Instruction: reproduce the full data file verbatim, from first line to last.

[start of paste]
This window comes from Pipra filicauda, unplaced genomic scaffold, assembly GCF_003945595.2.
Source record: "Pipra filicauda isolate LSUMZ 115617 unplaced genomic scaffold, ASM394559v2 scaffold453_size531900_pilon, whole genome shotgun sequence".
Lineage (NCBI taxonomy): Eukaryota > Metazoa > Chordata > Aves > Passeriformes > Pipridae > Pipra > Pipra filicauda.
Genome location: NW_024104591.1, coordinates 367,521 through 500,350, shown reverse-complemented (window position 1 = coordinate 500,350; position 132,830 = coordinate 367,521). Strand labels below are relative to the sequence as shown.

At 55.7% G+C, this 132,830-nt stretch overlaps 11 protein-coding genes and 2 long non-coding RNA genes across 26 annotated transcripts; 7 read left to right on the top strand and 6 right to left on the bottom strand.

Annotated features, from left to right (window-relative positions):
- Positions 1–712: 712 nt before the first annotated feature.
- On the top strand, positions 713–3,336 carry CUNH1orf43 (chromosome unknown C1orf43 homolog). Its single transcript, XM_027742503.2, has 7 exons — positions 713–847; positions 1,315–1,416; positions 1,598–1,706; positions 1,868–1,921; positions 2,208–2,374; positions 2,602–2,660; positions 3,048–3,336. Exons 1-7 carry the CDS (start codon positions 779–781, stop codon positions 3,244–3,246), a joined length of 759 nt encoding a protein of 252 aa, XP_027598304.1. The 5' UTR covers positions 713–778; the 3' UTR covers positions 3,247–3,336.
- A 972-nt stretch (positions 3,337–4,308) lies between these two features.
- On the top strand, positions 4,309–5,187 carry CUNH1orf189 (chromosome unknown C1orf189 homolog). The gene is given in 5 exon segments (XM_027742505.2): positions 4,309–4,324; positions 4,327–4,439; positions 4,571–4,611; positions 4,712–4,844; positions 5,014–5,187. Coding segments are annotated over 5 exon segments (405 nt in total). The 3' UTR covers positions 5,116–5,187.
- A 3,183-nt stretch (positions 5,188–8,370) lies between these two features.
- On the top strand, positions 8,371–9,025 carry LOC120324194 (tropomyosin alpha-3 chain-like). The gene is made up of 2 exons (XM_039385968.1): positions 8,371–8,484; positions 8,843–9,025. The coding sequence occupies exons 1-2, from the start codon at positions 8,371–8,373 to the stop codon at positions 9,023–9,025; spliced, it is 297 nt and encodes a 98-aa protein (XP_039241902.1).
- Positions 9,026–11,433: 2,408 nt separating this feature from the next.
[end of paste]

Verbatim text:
This window comes from Pipra filicauda, unplaced genomic scaffold, assembly GCF_003945595.2.
Source record: "Pipra filicauda isolate LSUMZ 115617 unplaced genomic scaffold, ASM394559v2 scaffold453_size531900_pilon, whole genome shotgun sequence".
Lineage (NCBI taxonomy): Eukaryota > Metazoa > Chordata > Aves > Passeriformes > Pipridae > Pipra > Pipra filicauda.
Genome location: NW_024104591.1, coordinates 367,521 through 500,350, shown reverse-complemented (window position 1 = coordinate 500,350; position 132,830 = coordinate 367,521). Strand labels below are relative to the sequence as shown.

At 55.7% G+C, this 132,830-nt stretch overlaps 11 protein-coding genes and 2 long non-coding RNA genes across 26 annotated transcripts; 7 read left to right on the top strand and 6 right to left on the bottom strand.

Annotated features, from left to right (window-relative positions):
- Positions 1–712: 712 nt before the first annotated feature.
- On the top strand, positions 713–3,336 carry CUNH1orf43 (chromosome unknown C1orf43 homolog). Its single transcript, XM_027742503.2, has 7 exons — positions 713–847; positions 1,315–1,416; positions 1,598–1,706; positions 1,868–1,921; positions 2,208–2,374; positions 2,602–2,660; positions 3,048–3,336. Exons 1-7 carry the CDS (start codon positions 779–781, stop codon positions 3,244–3,246), a joined length of 759 nt encoding a protein of 252 aa, XP_027598304.1. The 5' UTR covers positions 713–778; the 3' UTR covers positions 3,247–3,336.
- A 972-nt stretch (positions 3,337–4,308) lies between these two features.
- On the top strand, positions 4,309–5,187 carry CUNH1orf189 (chromosome unknown C1orf189 homolog). The gene is given in 5 exon segments (XM_027742505.2): positions 4,309–4,324; positions 4,327–4,439; positions 4,571–4,611; positions 4,712–4,844; positions 5,014–5,187. Coding segments are annotated over 5 exon segments (405 nt in total). The 3' UTR covers positions 5,116–5,187.
- A 3,183-nt stretch (positions 5,188–8,370) lies between these two features.
- On the top strand, positions 8,371–9,025 carry LOC120324194 (tropomyosin alpha-3 chain-like). The gene is made up of 2 exons (XM_039385968.1): positions 8,371–8,484; positions 8,843–9,025. The coding sequence occupies exons 1-2, from the start codon at positions 8,371–8,373 to the stop codon at positions 9,023–9,025; spliced, it is 297 nt and encodes a 98-aa protein (XP_039241902.1).
- Positions 9,026–11,433: 2,408 nt separating this feature from the next.